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Dialogo dei massimi sistemi - Galileo’s prohibited text

The item featured here is a first edition of Dialogo dei massimi sistemi (‘Dialogue concerning the two chief world systems’) by Galileo Galilei (1564-1642). The engraved title page reproduced below depicts Aristotle in discussion with Ptolemy and Copernicus.

In this work, Galileo compares the Ptolemaic system with the Copernican system. The Ptolemaic system claimed that the earth was the centre of the universe and had been the accepted view of the earth’s place in the solar system for centuries. Copernicus’ theory, that the earth and other planets orbit the sun, was controversial and when Galileo first published in support of it in 1614 he was accused of heresy. 

Aristotle in discussion with Ptolemy and CopernicusFrontispiece showing Aristotle in discussion with Ptolemy and CopernicusIn the 1620s, Galileo was given permission by Pope Urban VIII to publish his theories of the universe, as long as Copernican theory was treated hypothetically.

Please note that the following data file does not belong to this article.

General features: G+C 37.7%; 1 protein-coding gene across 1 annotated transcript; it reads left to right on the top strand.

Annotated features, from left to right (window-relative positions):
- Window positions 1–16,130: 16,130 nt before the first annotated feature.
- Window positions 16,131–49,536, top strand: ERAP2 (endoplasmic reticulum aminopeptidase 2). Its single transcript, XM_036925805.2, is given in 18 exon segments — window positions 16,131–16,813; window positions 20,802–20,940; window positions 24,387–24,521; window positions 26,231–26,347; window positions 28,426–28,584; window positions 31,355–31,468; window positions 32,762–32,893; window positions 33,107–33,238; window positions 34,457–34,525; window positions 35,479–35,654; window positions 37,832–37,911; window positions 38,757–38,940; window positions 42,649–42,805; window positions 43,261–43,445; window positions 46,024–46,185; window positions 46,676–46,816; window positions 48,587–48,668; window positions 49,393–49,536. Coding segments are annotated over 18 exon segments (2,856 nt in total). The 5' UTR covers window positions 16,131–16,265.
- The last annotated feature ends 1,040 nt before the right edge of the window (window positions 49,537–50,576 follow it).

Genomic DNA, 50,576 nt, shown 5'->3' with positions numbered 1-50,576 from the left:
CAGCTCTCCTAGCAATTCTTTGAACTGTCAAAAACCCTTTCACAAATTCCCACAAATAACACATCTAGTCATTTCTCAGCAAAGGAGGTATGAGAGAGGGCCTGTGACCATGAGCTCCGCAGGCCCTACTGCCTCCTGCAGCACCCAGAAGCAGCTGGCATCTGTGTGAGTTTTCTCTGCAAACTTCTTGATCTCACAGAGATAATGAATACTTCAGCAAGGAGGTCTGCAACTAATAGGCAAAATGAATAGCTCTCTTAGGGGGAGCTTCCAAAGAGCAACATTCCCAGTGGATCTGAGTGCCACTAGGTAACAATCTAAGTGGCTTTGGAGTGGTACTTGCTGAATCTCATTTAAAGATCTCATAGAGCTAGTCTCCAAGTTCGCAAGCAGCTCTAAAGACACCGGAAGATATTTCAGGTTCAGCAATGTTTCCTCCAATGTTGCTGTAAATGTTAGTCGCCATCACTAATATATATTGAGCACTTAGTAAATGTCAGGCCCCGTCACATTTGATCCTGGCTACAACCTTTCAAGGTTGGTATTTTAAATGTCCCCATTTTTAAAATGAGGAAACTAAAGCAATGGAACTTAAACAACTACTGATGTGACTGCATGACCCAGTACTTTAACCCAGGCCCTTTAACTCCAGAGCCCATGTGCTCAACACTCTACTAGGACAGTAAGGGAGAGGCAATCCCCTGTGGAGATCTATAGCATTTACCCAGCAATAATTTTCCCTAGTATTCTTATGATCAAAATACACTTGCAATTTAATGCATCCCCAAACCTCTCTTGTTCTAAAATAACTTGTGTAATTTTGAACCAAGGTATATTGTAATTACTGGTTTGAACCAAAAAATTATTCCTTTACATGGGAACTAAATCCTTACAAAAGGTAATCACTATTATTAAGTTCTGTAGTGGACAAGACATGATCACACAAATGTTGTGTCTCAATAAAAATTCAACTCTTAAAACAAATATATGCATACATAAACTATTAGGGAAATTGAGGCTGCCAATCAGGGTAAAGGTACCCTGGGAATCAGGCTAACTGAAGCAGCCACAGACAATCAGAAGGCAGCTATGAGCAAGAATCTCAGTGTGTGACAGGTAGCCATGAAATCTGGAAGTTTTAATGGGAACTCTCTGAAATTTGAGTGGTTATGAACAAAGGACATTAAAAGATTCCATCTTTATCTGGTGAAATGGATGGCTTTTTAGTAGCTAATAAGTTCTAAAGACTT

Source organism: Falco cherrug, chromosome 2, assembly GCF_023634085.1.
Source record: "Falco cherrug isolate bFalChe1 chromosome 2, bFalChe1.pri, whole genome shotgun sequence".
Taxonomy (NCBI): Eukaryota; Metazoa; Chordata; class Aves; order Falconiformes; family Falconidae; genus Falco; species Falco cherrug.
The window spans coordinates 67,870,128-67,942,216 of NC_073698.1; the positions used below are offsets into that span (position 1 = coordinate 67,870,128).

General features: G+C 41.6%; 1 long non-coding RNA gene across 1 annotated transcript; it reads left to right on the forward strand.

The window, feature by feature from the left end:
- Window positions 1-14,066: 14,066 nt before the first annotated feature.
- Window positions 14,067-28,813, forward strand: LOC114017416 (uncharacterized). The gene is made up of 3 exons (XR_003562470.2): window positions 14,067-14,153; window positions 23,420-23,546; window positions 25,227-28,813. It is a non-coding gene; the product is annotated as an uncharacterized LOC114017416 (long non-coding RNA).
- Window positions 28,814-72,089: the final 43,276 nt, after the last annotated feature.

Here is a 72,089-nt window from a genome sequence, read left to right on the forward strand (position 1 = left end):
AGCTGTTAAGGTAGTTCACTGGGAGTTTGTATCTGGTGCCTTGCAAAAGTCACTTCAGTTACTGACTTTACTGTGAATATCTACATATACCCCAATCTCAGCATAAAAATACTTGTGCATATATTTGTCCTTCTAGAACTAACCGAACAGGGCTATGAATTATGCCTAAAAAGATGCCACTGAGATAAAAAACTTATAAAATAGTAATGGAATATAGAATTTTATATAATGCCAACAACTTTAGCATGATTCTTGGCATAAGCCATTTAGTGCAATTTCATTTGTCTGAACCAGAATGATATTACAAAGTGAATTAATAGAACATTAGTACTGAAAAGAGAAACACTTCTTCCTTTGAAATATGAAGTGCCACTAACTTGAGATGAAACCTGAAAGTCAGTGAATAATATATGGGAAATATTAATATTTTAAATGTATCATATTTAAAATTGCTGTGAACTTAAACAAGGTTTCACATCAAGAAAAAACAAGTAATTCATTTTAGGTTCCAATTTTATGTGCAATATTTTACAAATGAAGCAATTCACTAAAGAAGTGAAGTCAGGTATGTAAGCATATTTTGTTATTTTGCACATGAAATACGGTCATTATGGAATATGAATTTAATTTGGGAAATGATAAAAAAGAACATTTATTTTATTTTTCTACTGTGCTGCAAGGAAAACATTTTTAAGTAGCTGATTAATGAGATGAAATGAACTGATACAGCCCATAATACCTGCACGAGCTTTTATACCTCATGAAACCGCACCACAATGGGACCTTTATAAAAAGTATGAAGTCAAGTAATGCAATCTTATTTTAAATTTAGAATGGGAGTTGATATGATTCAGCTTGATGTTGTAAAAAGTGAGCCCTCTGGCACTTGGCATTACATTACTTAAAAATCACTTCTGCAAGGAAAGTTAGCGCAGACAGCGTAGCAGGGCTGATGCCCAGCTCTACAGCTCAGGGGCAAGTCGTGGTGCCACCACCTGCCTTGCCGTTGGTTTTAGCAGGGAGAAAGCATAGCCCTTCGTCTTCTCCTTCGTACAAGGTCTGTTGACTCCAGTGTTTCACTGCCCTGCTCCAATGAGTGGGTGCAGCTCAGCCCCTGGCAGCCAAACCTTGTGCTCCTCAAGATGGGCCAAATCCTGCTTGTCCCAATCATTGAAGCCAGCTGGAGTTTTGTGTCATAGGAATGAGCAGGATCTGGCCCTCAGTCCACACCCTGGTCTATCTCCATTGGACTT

In 1632, Dialogo dei massimi sistemi was published. The text set out the arguments for and against Copernican theory in the form of a debate between three men – one Copernican, a follower of Ptolemy and a mediator who guided the discussion. Readers found that the Copernican argument was the stronger of the two and that the Ptolemaic supporter had been named simplicio (‘simpleton’ in Italian).

Pope Urban VIII ordered that no more copies were to be published and Galileo was accused of heresy once again. In 1633 he was summoned before the Inquisition in Rome and the text was put on the Index of Prohibited Books. Galileo was forced to retract his support of Copernican theory and was sentenced to permanent house arrest.

Dialogo dei massimi sistemi remained on the Index of Prohibited Books for 111 years, before a heavily censored version was released in 1744. The full text was published again in 1835, 202 years after it had been banned.

In this exhibition


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